Guest Blogger: Cancer and Restless Legs by Sally Breen

In about 1998, my eight-year-old granddaughter and I were camping in New Hampshire. It was cold and rainy, so we spent quite a bit of the t...

In about 1998, my eight-year-old granddaughter and I were camping in New Hampshire. It was cold and rainy, so we spent quite a bit of the time huddled in our pop-up camper. I just wanted to bundle up in my sleeping bag and take a nap. But there was no rest for me! My granddaughter said, “I’m sorry, Mimmi,” as she witnessed my struggle for rest. I knew then that I needed to visit my doctor.

Thank goodness my doctor told me I had restless legs syndrome (now called Willis-Ekbom disease, or WED/RLS) and not some psychiatric problem. However, he prescribed Sinemet. Oh, that first night’s sleep was “delicious!” But before long, I found that I could not sit through a meeting at work without swinging my legs under the table. My daughter began searching the Internet, and found that Sinemet, as we all now know, has the serious side effect of augmentation. I educated my doctor about this and he prescribed Requip, which worked well for several years. When Requip no longer controlled my symptoms, my doctor changed my prescription to Mirapex.

Meanwhile, both my daughters began to experience the symptoms of restless legs syndrome. My son is still fighting for sleep without benefit of medications. They all say, “Thanks, Ma,” for my role in their inheriting this life-changing problem.

In 2003, I became a support group leader for the RLS Foundation (now the WED Foundation) and have been active with creating awareness, offering support and educating others in my area ever since. Understanding and coping with WED/RLS has been a journey of a lifetime for me, for my communities of friends and church, and for my family.

The hospital experience
In the fall of 2011, my doctor diagnosed me with rectal carcinoma with neuroendocrine features, an extremely rare form of cancer. Even at the University of Texas MD Anderson Cancer Center, a
premier cancer institute, they had a difficult time with the specific diagnosis. When the doctor talked to us about it, he said there is so little known about it that the treatment would be for ordinary rectal cancer. Isn’t that a scary thought?

The story about my initial hospitalization on February 15, 2011, at MD Anderson is still fresh in my mind. Before the surgery, I had a detailed discussion with my anesthesiologist and provided him with the Foundation’s Surgery and RLS brochure. After the surgery, I was on pain meds, so my WED/RLS seemed to be under control. However, when the pain meds were reduced, suddenly there were those creepy-crawly feelings in my legs. The hospital stocked Mirapex, but they refused to give me any extra to “get ahead” of those familiar feelings. I asked to walk so many times that the nurses began to tell me, “No more walking. You’ve got to stay in bed and stay still.” If they’d only known the extent of my anguish! Finally, I asked to be given Sinemet (carbidopa/levodopa) at about 2:00 p.m. along with my Mirapex at night. Only then did I get some rest.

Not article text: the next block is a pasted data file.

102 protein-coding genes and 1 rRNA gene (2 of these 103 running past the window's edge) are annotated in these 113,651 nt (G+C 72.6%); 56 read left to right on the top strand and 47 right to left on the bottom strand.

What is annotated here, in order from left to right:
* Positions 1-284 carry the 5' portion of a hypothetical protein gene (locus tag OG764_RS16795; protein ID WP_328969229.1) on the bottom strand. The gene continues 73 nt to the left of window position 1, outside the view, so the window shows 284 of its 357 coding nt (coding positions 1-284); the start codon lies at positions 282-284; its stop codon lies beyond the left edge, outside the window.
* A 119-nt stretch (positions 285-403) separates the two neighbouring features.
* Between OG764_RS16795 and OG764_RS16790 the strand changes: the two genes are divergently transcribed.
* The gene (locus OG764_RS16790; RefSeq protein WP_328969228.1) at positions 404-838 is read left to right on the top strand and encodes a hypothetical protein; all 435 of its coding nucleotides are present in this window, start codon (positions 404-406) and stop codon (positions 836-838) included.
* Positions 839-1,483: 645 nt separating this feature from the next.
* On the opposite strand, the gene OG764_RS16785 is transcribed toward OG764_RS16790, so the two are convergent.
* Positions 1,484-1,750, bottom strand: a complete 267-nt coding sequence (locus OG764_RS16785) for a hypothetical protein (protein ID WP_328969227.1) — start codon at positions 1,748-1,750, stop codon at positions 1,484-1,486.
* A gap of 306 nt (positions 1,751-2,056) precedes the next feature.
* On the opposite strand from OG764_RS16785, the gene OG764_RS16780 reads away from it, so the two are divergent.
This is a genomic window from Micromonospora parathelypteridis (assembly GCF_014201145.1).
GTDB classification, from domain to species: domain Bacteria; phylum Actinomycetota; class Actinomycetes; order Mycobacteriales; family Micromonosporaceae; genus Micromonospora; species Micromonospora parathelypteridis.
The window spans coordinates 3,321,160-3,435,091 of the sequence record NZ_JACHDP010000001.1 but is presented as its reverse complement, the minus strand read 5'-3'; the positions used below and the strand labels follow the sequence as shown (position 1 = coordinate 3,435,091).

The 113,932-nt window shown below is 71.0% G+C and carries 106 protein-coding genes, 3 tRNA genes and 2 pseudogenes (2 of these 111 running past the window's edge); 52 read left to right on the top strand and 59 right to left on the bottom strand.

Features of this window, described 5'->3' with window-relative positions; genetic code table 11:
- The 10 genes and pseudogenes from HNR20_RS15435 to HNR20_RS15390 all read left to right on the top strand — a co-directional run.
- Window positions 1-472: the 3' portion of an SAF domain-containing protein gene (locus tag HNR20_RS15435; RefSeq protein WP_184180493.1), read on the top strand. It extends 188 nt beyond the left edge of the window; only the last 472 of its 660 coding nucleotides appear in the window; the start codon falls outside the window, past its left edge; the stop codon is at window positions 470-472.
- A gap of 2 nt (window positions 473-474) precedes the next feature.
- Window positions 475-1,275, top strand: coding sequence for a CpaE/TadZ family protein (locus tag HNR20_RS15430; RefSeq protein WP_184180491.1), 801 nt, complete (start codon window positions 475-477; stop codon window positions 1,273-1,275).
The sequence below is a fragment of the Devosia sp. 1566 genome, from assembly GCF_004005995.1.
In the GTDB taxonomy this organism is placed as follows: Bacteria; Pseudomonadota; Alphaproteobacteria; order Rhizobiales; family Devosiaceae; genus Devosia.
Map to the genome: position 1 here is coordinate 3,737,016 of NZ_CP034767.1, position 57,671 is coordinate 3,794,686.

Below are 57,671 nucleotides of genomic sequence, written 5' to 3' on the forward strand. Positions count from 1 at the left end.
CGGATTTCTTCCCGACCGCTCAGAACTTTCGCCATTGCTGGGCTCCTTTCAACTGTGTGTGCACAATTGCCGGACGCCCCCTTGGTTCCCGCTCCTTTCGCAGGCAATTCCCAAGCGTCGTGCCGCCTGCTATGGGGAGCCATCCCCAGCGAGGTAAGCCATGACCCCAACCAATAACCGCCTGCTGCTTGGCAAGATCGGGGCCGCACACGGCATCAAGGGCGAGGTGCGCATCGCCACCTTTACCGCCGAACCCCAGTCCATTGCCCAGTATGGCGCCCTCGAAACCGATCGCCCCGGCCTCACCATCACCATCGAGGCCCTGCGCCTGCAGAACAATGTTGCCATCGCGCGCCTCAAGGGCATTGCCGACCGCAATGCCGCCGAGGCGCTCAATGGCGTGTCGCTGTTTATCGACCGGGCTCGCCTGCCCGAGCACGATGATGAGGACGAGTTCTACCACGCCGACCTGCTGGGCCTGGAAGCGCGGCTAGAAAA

Unfortunately, that’s not the end of the story. When I returned to our little “cottage in the woods” in Maine, I soon developed a blocked bowel, which called for another big surgery. Again, I had a long discussion with this anesthesiologist and provided him the Surgery and RLS brochure. This surgery resulted in a near shutdown of my kidneys – a real nightmare. This time, the hospital stocked Mirapex in the pharmacy, but not Sinemet. My husband brought my Sinemet and gave it to the nursing staff, and they freely gave me a dose every day at 2:00 p.m.

The lessons learned are: 1) Take your WED/RLS prescriptions from your doctor to the hospital before the date for your surgery. 2) To help educate hospital staff, bring related WED/RLS brochures with you on the date you are admitted.

Recording your stories
One of my passions is writing stories that record memories of my family. This began many years ago when my most beloved father-inlaw began to tell me wonderful stories of his childhood growing up in a small farming community in central Texas. I wrote them down on scraps of paper, backs of envelopes, etc. When I was requested to submit my stories to a new history book for the county that included his community, I gathered all my notes and pictures for the submission, carefully noting that the stories were told to me by my
father-in-law. Now those stories and pictures are included in the big red history book for Grimes County, Texas. I read them to my grandchildren so they will know a little about their heritage.

With cancer threatening to shorten my life, I feel a real urge to complete all my stories. An important part of telling my stories is to write about living with restless legs syndrome so future generations can read about my journey of coping with a disease that is still underdiagnosed and misunderstood. I have given my stories as gifts to my children, my grandchildren and my sisters. These stories are my legacy.

Sally Breen was born in Brownsville, Texas, spent time in Colorado Springs, Colorado, returned to Texas in 1979, and now lives in Windham, Maine. She has happy memories of raising her three children, of her work towards a nuclear-weapons-free-world, and a life full of adventure traveling in Central America.

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